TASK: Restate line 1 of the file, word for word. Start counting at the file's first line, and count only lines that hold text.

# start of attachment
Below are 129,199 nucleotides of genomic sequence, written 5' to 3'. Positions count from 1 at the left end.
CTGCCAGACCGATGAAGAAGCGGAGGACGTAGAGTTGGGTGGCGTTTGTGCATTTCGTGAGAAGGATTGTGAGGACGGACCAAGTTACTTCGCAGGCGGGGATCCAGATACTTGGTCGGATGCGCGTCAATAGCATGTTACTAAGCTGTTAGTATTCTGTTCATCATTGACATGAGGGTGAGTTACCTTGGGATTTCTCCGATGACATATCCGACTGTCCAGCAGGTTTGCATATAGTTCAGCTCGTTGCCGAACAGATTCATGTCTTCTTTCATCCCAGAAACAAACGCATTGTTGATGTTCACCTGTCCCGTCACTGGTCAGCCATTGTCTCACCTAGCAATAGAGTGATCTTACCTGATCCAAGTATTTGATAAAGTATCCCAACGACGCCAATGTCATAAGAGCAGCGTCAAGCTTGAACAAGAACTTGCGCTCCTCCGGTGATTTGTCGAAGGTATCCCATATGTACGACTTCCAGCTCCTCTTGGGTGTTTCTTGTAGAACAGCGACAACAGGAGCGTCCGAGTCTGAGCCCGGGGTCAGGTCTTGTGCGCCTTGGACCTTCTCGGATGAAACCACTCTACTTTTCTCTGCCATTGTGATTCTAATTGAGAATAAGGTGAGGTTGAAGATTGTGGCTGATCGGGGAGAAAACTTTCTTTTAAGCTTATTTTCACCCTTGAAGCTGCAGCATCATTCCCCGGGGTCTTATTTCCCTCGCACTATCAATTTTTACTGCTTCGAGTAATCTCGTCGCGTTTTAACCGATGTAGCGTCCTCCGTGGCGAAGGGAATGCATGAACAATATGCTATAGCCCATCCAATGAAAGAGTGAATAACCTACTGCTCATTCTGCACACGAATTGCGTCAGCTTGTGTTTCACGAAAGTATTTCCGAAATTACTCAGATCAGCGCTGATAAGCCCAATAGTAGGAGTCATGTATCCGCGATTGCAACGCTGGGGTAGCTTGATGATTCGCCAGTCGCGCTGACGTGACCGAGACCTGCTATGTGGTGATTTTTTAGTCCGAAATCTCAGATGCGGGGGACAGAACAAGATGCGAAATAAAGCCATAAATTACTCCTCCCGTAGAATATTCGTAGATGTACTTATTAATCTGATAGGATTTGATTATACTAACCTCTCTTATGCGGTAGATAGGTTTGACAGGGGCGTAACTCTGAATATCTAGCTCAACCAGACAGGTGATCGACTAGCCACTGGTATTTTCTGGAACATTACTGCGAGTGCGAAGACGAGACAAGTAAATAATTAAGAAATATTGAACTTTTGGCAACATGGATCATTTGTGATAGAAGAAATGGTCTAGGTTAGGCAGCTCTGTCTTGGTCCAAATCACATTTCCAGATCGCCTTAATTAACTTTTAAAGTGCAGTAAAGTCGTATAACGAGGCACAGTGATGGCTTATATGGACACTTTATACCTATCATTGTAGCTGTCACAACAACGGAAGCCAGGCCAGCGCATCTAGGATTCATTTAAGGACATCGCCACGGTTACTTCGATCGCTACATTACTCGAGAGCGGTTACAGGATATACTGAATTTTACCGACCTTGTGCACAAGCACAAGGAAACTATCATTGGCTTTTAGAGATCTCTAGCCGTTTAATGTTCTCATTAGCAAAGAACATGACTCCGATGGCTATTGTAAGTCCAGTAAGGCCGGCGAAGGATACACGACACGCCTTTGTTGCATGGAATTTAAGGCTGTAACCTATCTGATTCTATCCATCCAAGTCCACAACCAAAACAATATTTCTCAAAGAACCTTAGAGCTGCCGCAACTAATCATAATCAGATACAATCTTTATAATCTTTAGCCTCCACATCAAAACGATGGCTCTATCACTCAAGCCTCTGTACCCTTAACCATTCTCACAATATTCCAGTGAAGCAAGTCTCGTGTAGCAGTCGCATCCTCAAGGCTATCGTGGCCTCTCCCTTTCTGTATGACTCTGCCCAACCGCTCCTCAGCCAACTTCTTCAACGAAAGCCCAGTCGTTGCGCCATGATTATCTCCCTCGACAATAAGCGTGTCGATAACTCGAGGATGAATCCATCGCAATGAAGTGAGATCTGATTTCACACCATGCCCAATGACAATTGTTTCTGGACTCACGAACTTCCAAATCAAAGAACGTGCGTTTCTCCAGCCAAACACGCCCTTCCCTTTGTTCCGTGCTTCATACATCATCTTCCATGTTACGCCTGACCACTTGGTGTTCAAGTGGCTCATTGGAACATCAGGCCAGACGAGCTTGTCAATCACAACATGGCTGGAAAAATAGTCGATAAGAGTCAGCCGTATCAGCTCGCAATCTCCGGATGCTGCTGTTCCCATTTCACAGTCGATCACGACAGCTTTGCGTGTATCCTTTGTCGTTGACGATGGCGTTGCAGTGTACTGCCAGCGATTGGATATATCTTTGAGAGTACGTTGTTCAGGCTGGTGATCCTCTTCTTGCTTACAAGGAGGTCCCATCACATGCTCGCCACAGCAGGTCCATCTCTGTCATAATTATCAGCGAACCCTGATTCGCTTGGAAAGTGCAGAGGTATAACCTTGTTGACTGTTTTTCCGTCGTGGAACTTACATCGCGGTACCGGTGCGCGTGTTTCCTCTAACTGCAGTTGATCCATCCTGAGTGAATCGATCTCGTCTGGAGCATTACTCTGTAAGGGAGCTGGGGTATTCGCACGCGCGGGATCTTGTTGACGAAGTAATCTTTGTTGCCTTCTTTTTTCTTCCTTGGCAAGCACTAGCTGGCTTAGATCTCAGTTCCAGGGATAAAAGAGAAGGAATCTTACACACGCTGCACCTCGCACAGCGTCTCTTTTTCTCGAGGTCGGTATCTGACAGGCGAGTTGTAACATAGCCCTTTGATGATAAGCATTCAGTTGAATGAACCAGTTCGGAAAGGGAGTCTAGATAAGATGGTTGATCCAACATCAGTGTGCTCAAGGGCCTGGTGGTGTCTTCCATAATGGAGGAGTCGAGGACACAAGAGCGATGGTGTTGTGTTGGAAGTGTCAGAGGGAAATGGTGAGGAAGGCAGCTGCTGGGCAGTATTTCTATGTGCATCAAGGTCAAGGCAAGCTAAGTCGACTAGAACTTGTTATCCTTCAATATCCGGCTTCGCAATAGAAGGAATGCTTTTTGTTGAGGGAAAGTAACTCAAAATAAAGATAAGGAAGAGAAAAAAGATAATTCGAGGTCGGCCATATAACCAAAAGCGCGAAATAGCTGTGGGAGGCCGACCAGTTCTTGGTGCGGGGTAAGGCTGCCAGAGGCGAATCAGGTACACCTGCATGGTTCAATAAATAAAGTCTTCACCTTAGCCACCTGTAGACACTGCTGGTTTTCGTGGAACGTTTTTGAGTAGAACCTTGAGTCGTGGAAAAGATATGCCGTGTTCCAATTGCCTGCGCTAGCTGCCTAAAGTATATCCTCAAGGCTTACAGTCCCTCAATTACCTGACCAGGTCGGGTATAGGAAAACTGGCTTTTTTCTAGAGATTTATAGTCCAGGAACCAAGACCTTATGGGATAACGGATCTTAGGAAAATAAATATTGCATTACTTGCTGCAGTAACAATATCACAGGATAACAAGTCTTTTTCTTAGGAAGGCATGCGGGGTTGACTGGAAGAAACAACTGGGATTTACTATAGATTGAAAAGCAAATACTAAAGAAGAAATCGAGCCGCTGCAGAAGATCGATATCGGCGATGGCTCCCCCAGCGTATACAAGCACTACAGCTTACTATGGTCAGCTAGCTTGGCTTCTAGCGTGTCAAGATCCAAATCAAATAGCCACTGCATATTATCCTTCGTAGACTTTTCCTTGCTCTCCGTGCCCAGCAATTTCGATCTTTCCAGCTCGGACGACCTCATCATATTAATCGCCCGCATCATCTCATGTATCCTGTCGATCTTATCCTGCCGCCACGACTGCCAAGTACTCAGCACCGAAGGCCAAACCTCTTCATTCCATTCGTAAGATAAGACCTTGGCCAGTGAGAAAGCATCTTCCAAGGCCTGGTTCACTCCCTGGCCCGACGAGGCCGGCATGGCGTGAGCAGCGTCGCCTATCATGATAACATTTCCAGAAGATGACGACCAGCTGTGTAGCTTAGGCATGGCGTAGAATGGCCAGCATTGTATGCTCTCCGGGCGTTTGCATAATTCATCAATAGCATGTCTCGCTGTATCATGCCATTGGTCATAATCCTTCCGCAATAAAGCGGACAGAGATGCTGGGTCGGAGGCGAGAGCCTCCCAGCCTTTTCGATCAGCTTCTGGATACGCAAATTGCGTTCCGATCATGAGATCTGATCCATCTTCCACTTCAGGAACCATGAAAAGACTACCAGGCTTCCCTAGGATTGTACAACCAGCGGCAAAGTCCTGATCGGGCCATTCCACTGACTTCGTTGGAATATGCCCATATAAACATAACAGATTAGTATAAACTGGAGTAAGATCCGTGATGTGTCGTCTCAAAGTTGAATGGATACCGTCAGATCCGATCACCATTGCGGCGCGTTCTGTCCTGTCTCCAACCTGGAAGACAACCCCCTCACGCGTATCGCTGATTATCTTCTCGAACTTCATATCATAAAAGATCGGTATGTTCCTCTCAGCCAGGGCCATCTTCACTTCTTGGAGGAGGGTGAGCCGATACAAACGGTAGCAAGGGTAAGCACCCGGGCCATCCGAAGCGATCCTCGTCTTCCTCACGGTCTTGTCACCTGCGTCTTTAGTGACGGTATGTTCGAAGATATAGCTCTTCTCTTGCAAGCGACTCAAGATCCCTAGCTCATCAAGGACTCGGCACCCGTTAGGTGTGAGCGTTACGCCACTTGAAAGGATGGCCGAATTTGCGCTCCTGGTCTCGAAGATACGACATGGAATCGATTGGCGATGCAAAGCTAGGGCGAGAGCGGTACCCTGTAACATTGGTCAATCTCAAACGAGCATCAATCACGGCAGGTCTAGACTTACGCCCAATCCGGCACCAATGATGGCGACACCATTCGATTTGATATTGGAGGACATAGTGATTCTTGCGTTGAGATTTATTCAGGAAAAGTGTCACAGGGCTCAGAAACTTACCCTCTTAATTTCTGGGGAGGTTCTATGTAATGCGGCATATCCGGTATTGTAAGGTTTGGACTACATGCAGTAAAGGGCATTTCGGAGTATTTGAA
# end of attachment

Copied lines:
Below are 129,199 nucleotides of genomic sequence, written 5' to 3'. Positions count from 1 at the left end.